Stephan Laurent joined the Butler Dance Department in 1988, convinced it was going to be one of the top programs in the United States.
“And we proceeded to make it so,” he said, crediting “aggressive recruitment and a fantastic faculty.”
Thirty years later—the first 15 as chair, the second 15 as a faculty member—as he prepares to retire from Butler, Laurent looks back proudly at what he and the department have accomplished in developing a program that’s consistently one of the top-rated in the country.
“It’s been a wonderful experience because this is such a strong program,” he said. “It’s strong because of the curriculum, because of the faculty who deliver that curriculum, because of the students it attracts and because of the facilities in which it is delivered. It is a conservatory-level training program, but we all value the liberal arts and that’s what makes the program unique.”
Laurent grew up outside Lausanne, Switzerland, and moved to the United States to study at Southern Methodist University. After earning his Bachelor of Fine Arts, he danced professionally in Europe, then returned to SMU for his Master of Fine Arts.
He taught at the University of Wisconsin-Milwaukee and had spent six years as Artistic Director of Des Moines Ballet when he saw the opening at Butler. The Board of Directors was reducing the size of its company to cut costs, so he decided to apply.
He expected a short stay in Indianapolis, but “it clicked so well. It seems like I had found my place – and I think I did. I have really planted my roots in this community. It will be bittersweet to leave.”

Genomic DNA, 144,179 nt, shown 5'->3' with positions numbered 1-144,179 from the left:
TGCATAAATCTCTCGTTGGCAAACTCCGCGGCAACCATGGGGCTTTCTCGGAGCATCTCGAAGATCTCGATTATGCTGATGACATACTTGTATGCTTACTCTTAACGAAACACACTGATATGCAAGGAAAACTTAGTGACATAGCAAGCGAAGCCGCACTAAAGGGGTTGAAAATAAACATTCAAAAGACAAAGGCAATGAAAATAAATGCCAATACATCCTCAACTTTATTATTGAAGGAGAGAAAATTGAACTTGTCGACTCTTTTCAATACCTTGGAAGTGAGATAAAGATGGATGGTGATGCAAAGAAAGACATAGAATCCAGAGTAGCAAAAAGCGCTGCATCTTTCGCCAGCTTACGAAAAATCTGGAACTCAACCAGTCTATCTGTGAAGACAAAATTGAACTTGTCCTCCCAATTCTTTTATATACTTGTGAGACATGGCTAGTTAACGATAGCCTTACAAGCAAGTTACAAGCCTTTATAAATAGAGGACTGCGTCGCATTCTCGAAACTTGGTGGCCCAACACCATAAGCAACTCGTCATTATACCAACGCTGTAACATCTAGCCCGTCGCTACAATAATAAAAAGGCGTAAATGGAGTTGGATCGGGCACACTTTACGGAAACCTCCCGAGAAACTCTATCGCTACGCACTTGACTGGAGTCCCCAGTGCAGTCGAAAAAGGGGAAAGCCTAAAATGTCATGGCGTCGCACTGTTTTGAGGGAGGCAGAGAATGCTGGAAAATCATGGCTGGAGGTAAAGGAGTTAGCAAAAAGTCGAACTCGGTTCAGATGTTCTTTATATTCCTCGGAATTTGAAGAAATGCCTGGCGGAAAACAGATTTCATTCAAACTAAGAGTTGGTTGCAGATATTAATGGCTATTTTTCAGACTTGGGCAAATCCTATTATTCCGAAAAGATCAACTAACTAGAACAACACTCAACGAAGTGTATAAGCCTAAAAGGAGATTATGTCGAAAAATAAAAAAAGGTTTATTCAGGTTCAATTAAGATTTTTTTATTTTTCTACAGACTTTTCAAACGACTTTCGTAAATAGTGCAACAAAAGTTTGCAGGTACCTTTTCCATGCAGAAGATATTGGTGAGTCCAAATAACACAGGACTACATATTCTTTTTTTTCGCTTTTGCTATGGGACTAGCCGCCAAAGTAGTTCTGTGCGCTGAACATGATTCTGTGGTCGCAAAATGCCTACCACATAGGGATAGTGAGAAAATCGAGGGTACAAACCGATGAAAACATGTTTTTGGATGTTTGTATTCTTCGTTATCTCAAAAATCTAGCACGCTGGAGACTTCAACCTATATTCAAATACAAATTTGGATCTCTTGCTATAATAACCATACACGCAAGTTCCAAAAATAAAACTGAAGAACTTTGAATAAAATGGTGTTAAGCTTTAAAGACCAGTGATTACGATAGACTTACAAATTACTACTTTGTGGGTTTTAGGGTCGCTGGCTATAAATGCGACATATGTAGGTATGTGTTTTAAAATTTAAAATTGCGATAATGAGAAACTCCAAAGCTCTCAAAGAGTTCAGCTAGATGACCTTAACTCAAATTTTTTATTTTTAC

He leaves with great memories of “all the wonderful productions we have accomplished with the Butler Ballet” and comfortable in the knowledge that he helped advance both Butler and the Dance Department.
“I’ve seen a lot of progress being made in establishing the strong vision of a comprehensive university where the liberal arts are valued,” he said. “The core curriculum is really excellent here. I teach an FYS seminar (Spellbound: the Quest for Magic in the Arts and in Fiction), so I know firsthand how good that core is and how valued it is by all the members of the faculty across all the colleges.”
Sophomore Stefanee Montesantos said Laurent “has been a wonderful instructor to work with in the studio.” Not only that, “but he has given me opportunities that most first-years and sophomores wish for.”
In Butler Ballet’s 2018 Midwinter Dance Festival, Montesantos was cast as the lead female in Farewell to the Singing Earth, an original piece that Laurent-Faesi choreographed.
“It was one of my most challenging roles yet, but it was such a pleasure to work with him,” she said. “His positivity, yet silent discipline to execute the steps, brought out a drive I didn’t know I had in me. I am sure I speak for all of Butler Ballet when I say that he will be deeply missed.”
After the semester ends, Laurent plans to move to Texas, where his wife, Ellen Denham, is directing the opera program as a member of the music faculty at Texas A&M University in Corpus Christi. He describes the move as “going full circle,” since Texas was where he started in the United States.
Professor Susan McGuire, his colleague in the Dance Department, said Laurent set an example for others to follow.
“He is outspoken and liberal-minded in the best sense, and a staunch defender of academic freedom, for one,” she said. “He knows the university system inside and out, and holds the people within it to a high standard, and quite vocally, regardless of the consequences. I appreciate this wholeheartedly, and I will miss his loud and clear voice.”